In March, graduate students at Peking University (Beida) were administered a survey on “the conditions of the development of university students.” One of the questions addressed the one-hundredth anniversary of the first student demonstration in Chinese history, when students marched in the streets of Beijing to protest the terms of the Versailles Treaty.
“In 2019 we celebrate the centennial of May Fourth. The May Fourth Movement established patriotism, democracy, the May Fourth scientific spirit. Your position with regards to the following statements is . . . (choose from: Very strongly support, strongly support, not sure, strongly disagree, very strongly disagree).” These are the sentences on which the students were asked to express their judgment:
- Patriotism, progress, democracy, science are fundamental values which we must uphold and practice.
- The May Fourth Spirit embodies the Chinese people and the Chinese nation’s pursuit of advanced values.
- The ideals, enthusiasm, and struggle of the youth is the source of China’s spirit and vitality.
- Youth should release its passion in their struggle to search for youthful ideals.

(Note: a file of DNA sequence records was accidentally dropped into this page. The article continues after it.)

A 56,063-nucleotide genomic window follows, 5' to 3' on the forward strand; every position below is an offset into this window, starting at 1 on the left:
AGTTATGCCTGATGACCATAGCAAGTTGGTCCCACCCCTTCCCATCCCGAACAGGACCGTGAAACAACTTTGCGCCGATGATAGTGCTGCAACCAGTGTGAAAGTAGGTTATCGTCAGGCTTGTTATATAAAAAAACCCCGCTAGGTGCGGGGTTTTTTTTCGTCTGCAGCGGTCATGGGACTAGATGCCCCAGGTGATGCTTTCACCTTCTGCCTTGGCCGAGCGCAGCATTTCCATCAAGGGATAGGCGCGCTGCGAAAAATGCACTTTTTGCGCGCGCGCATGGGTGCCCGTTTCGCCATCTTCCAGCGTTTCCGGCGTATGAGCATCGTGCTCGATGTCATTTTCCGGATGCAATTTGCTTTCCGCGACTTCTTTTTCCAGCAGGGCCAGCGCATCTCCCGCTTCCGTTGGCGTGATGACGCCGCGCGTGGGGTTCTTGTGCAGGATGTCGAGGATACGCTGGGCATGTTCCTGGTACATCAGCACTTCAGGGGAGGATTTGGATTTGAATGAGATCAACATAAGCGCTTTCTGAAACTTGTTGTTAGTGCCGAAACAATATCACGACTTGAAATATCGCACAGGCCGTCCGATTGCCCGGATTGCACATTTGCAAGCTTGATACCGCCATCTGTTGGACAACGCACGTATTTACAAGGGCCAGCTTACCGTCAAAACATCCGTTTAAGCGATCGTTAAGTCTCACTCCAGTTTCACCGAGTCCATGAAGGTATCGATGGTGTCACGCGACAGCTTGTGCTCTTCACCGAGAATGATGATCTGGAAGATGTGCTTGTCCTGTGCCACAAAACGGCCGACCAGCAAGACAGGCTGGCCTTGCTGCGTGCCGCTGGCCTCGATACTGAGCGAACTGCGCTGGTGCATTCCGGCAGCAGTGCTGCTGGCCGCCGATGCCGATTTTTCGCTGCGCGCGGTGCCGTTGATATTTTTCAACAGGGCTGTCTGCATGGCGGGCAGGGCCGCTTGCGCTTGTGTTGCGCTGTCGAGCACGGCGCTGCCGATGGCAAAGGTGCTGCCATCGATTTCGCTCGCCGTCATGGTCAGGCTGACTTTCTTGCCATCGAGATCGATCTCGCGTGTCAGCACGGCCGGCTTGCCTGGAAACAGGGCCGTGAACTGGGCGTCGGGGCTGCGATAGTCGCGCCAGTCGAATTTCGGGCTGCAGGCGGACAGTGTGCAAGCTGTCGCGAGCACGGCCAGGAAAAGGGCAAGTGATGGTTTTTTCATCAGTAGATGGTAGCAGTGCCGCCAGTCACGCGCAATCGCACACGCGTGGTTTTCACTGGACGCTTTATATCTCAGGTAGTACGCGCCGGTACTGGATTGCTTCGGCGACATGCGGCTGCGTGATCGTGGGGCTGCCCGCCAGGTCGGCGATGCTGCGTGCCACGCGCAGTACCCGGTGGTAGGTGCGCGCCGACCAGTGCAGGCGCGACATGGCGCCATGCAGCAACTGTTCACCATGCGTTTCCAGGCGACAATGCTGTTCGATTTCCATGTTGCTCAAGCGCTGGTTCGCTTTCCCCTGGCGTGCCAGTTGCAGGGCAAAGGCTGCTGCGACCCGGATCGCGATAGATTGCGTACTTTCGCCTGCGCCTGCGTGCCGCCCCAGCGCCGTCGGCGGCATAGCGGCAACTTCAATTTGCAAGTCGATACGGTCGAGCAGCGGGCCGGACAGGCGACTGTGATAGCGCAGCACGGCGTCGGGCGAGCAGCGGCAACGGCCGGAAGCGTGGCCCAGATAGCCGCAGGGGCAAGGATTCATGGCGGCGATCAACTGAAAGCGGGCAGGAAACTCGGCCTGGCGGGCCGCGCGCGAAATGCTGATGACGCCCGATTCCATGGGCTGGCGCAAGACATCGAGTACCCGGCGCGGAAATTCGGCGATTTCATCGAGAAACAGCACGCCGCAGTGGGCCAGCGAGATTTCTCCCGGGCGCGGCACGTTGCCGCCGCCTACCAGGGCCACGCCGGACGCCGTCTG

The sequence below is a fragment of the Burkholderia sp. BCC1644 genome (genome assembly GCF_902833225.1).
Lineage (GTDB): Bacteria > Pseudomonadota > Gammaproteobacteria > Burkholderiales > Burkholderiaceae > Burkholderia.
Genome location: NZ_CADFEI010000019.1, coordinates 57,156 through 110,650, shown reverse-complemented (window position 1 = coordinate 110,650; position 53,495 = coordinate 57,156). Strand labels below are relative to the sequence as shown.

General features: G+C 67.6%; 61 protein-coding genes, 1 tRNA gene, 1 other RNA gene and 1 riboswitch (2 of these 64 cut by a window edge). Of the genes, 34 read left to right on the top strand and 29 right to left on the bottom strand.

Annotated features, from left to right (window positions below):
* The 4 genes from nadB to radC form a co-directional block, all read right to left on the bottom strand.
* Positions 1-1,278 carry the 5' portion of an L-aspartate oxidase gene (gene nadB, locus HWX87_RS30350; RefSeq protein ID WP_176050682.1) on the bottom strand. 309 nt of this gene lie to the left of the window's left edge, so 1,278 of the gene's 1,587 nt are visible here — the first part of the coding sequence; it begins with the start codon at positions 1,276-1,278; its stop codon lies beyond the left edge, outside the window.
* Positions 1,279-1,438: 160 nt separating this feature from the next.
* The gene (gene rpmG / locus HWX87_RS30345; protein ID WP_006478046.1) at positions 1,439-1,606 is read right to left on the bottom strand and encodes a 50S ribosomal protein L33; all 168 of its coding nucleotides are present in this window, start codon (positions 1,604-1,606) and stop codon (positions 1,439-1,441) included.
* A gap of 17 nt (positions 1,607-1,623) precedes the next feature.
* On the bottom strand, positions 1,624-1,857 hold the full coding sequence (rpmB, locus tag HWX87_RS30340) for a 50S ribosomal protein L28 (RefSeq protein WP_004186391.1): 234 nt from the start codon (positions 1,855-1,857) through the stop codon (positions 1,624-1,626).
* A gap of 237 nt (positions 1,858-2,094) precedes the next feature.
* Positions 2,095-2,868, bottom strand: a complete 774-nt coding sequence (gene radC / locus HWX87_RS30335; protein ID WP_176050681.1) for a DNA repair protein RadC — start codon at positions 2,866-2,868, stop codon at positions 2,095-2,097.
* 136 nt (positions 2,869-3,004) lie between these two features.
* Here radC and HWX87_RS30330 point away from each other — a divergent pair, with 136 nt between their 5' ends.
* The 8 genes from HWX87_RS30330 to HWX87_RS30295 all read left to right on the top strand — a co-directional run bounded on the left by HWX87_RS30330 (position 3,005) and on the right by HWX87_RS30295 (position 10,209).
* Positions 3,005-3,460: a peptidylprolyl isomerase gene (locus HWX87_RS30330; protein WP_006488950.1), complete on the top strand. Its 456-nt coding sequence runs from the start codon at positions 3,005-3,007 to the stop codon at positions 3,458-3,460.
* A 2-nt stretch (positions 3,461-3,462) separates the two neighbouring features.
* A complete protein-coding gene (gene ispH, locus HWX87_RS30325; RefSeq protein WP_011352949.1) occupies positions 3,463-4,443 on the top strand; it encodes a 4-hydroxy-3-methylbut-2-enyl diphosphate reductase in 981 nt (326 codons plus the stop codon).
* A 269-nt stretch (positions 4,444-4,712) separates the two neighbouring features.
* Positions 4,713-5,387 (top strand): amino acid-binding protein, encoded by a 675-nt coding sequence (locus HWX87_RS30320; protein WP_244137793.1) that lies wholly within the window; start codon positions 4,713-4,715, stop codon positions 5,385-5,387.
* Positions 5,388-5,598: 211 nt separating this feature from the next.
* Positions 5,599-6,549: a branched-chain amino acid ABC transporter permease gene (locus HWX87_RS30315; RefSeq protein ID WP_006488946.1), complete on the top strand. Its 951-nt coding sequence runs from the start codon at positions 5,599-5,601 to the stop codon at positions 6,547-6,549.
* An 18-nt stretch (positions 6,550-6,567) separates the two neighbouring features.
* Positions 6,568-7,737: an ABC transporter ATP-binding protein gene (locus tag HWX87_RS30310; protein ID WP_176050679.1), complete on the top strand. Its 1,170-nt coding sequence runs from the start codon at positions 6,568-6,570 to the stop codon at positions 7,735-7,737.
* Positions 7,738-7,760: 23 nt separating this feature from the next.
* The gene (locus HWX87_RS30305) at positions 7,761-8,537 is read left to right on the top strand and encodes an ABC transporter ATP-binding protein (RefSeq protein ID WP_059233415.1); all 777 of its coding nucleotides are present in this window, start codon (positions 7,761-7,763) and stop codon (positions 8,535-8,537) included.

- Patriotism cannot be a mere slogan.
- The most important thing about becoming an adult is knowing how to love the nation.
The vagueness of these statements shows how little significance references to the May Fourth Movement carry in contemporary Chinese official discourse, beyond stirring nationalist feelings among the young — May Fourth has also been designated China’s “Youth Day.” In the West, May Fourth usually stands as the fountainhead of an always frustrated and always unfulfilled teleological narrative of ascending liberal democracy, a narrative in which intellectuals and students are the tragic protagonists.
Both in and outside of China, then, there seems then to be little reason to commemorate, let alone celebrate, the anniversary of that day in 1919 — a day which is considered the culmination of a far-reaching attempt by young intellectuals to rethink the meaning of China, the New Culture Movement, and which, in almost every Chinese textbook, marks the beginning of Chinese modernity.
But the narratives of vacuous nationalism and failed liberal democracy reproduce only two strains of the complex political legacy of May Fourth. Today, we should examine that legacy and its contradictions, not so much to rescue it but to highlight how and why May 4 has been a source of inspiration to average Chinese people throughout the last century.
The Myth of the Chinese Student